Stock Market and Investment: The Signaling Role of the Market
56 Pages Posted: 20 Apr 2016
Date Written: May 1996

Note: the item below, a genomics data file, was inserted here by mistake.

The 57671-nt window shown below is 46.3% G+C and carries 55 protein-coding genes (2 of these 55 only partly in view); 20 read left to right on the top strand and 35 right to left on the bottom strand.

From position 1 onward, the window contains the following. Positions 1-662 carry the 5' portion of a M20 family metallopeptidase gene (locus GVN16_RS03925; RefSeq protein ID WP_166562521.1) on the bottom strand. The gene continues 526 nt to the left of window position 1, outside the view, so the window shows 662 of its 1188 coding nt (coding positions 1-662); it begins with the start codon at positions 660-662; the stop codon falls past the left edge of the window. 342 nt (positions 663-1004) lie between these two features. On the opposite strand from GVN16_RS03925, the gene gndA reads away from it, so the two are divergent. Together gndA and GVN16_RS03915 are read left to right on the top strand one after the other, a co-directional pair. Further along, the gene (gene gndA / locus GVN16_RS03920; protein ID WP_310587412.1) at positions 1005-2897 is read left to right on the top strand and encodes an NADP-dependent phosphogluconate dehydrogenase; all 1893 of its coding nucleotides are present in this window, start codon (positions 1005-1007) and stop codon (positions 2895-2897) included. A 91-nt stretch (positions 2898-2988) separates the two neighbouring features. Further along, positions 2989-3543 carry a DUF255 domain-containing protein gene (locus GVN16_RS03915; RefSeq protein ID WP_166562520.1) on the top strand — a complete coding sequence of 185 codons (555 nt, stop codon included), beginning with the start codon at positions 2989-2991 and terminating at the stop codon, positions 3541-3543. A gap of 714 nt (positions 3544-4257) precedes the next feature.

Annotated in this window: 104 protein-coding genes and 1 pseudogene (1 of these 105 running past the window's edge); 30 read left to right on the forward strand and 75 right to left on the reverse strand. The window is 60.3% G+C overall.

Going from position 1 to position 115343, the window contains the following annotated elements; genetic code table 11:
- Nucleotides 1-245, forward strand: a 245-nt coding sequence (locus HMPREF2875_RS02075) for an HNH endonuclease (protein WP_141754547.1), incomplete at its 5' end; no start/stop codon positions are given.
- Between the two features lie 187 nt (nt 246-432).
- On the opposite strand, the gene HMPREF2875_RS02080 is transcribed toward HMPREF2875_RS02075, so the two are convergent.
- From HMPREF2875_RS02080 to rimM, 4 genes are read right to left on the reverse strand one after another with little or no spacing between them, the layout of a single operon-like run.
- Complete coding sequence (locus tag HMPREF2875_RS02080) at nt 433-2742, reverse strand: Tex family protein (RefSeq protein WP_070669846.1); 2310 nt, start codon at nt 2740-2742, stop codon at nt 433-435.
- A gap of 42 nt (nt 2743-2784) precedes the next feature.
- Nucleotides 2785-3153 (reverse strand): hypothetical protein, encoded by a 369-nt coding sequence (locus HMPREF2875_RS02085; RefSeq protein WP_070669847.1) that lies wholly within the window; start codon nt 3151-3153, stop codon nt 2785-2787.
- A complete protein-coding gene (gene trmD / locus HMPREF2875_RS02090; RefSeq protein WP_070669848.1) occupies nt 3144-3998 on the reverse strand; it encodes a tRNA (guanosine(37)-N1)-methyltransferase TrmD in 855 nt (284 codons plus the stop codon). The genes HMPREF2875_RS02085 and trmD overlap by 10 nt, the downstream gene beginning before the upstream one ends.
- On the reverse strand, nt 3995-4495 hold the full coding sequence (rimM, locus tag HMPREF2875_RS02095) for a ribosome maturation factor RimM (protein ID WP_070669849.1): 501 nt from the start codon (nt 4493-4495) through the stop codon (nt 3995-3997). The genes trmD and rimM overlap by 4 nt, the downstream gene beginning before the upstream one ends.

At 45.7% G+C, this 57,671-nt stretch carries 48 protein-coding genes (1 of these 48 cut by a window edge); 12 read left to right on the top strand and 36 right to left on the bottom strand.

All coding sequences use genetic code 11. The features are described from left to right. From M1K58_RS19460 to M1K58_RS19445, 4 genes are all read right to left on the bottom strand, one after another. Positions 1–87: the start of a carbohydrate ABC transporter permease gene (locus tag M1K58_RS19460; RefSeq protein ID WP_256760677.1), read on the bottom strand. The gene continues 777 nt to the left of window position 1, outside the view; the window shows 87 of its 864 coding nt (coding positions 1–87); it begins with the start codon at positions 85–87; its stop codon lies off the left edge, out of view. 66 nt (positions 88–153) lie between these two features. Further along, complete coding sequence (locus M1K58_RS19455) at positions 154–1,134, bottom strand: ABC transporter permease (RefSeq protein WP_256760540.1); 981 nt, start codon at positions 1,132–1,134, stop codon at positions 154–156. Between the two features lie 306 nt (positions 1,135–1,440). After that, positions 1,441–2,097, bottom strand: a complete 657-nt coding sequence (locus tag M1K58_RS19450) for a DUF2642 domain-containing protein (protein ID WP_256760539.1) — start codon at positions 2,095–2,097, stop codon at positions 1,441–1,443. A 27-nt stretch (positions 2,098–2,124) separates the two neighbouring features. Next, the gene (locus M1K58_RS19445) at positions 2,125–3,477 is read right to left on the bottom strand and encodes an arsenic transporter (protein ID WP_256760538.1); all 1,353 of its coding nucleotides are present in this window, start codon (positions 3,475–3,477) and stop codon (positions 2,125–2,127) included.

The author examines the role of the stock market as a signal to managers in undertaking capital expenditures. He concludes that while both managerial and market perceptions are integral, managerial perception is of greater importance. The evidence suggests that, as a statistic, the Q ratio is not sufficient to explain firms' capital expenditure decisions. Thus, the standard Q model of investment should be modified to provide a more meaningful description of a firm's capital spending decisions. Overall, the results suggest that stock market activity has only limited implications for the economy's resource allocation process. Evidence for the Q theory of investment confirms previous findings in the literature that the model's poor empirical perfomance was partly the result of using aggregate data for the whole economy. Also, since market perception plays only a limited role in determining capital expenditures, shareholder myopia is unlikely to result in managerial myopia. The implications for developing countries are: While the stock market may not be central to a firm's capital spending decisions, it is not a sideshow either. The market plays an important signaling role for managers. This is a powerful rationale for financial reform and capital development in developing countries. The results also suggest that complaints that stock market activity leads to misallocation of resources may be exaggerated.
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